Legislators grapple with how to fund state employee pay raise as budget demands mount

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Additional revenue may have to be found at the end of the session if Mississippi’s about 25,000 state employees are going to receive a pay raise, which would be the first since the 2007 session for many of them.

Eric J. Shelton, Mississippi Today/Report For America

Sen. Buck Clarke, R-Hollandale and Senate Appropriations chairman, left, shares a laugh with Mississippi Commissioner of Insurance Mike Chaney during the 2019 legislative session in Jackson Wednesday, January 9, 2019.

“Hopefully we will get a revenue bump in March” near the end of the legislative session to provide a raise, said  Senate Appropriations Chair Buck Clarke, R-Hollandale, Tuesday as the House and Senate began in earnest the task of putting together a state budget for the fiscal year beginning July 1 for health care, public safety, transportation, public education and other agencies.

Often, legislative leaders meet at the end of the session to raise or lower the revenue estimate for the upcoming fiscal year based on the latest economic outlook. If that estimate is raised, it could provide additional funds for a state employee salary increase.

On the House side, Appropriations Chair John Read, R-Gautier, said he and other leaders are still working to determine if and how much of a pay raise can be garnered for both state employees and teachers.

According to information from the Mississippi Personnel Board, the average salary of state employees is $37,911 compared to the average of the four contiguous states of $49,799.

Mississippi teachers ranked last nationally in terms of teacher salaries at $42,925, based on 2017 figures compiled by the National Education Association. The four neighboring states average $49,698 annually.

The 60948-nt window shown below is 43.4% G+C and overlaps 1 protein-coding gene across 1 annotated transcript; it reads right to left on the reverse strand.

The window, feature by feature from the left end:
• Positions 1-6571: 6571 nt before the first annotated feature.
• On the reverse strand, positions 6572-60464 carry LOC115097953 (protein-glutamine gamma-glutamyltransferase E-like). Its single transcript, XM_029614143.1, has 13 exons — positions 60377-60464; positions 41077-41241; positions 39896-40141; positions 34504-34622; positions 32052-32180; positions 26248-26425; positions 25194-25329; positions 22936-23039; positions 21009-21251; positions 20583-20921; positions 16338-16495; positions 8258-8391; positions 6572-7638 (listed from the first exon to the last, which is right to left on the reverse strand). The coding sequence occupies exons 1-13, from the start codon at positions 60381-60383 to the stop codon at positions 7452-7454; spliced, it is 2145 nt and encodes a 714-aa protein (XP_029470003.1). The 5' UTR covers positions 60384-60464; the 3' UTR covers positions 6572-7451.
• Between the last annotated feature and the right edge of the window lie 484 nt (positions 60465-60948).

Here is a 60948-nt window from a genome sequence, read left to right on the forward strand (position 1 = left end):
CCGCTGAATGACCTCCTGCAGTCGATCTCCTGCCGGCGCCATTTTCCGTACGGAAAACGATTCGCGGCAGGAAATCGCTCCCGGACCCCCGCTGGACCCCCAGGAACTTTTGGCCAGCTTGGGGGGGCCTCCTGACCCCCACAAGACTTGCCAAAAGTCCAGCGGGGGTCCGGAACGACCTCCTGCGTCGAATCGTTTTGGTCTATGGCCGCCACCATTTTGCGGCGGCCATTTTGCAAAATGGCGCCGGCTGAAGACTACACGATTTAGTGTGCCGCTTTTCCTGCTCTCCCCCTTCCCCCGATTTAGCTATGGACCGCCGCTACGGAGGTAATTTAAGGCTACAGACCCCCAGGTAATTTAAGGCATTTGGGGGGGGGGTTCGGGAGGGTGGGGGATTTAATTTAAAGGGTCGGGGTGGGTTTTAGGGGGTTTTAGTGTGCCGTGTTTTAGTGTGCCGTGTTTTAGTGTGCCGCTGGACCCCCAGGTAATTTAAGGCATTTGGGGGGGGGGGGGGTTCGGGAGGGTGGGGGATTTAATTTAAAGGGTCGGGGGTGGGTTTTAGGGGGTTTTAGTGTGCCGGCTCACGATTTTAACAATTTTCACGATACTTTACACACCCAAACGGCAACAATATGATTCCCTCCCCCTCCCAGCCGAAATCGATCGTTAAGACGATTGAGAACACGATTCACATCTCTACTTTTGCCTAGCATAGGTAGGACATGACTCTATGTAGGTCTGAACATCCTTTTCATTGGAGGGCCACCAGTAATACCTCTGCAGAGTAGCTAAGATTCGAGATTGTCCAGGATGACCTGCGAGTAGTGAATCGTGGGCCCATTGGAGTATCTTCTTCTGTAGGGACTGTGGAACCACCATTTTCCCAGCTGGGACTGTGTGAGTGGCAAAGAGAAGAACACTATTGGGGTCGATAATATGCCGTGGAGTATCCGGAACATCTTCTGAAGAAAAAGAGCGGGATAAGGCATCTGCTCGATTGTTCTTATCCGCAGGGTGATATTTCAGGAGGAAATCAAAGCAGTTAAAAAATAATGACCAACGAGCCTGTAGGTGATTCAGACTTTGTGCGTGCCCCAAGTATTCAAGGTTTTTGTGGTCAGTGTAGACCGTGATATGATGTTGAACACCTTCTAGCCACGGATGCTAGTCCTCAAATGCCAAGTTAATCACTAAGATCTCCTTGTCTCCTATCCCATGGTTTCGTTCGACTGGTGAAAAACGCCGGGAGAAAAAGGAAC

The Senate already has approved a $25 million pay raise for teachers – an average of $500 per teacher – for the upcoming fiscal year.

But Speaker Philip Gunn, R-Clinton, has said any teacher pay raise should be coupled with a pay raise for state employees.

Rep. John Hines, D-Greenville, not willing to wait until the end of the session, offered an amendment Tuesday to provide an annual $1,000 increase for three years for state employees. The Republican leadership defeated Hines’ effort.

Hines said there is enough revenue available in reserves to provide the pay raise.

Gil Ford Photography

Rep. John Hines, D-Greenville

“This is a real step for improving the quality of life for the people who provide services,” said Hines.

While state revenue collections have improved in recent months, legislators still are struggling to find funds to address all the needs.

The Legislature already is committing $61 million in general fund revenue to shore up the state’s retirement system, which covers both state employees, public school educators, higher education faculty and staff and local governmental employees.

Local government officials will be responsible for providing the funds to shore up their portion of the retirement system.

Plus, Clarke said additional funds are needed for Medicaid and for Child Protection Services, which is under federal court order to improve the state’s foster case system.

Overall, excluding the additional funds for the retirement system and for Child Protection Services and Medicaid, it appears the legislative leadership is looking to level fund most state agencies.

The level funding also would apply for the Mississippi Adequate Education Program, which provides the bulk of the state’s share for the basic operation of local school districts. MAEP already was underfunded $240 million by the 2018 Legislature for the current school year.

In the Senate Appropriations Committee Tuesday, many members stressed the need for a pay raise for state employees. There were concerns that because of low pay that agencies were having a difficult time filling slots in the Department of Corrections, for the driver’s license bureaus and for state medical examiners.

Sen. Walter Michel, R-Ridgeland, said in many instances the Corrections officers are making $11 per hour and that they are leaving for better paying jobs.

“It is a public safety issue with inmates not being guarded properly,” Simmons said.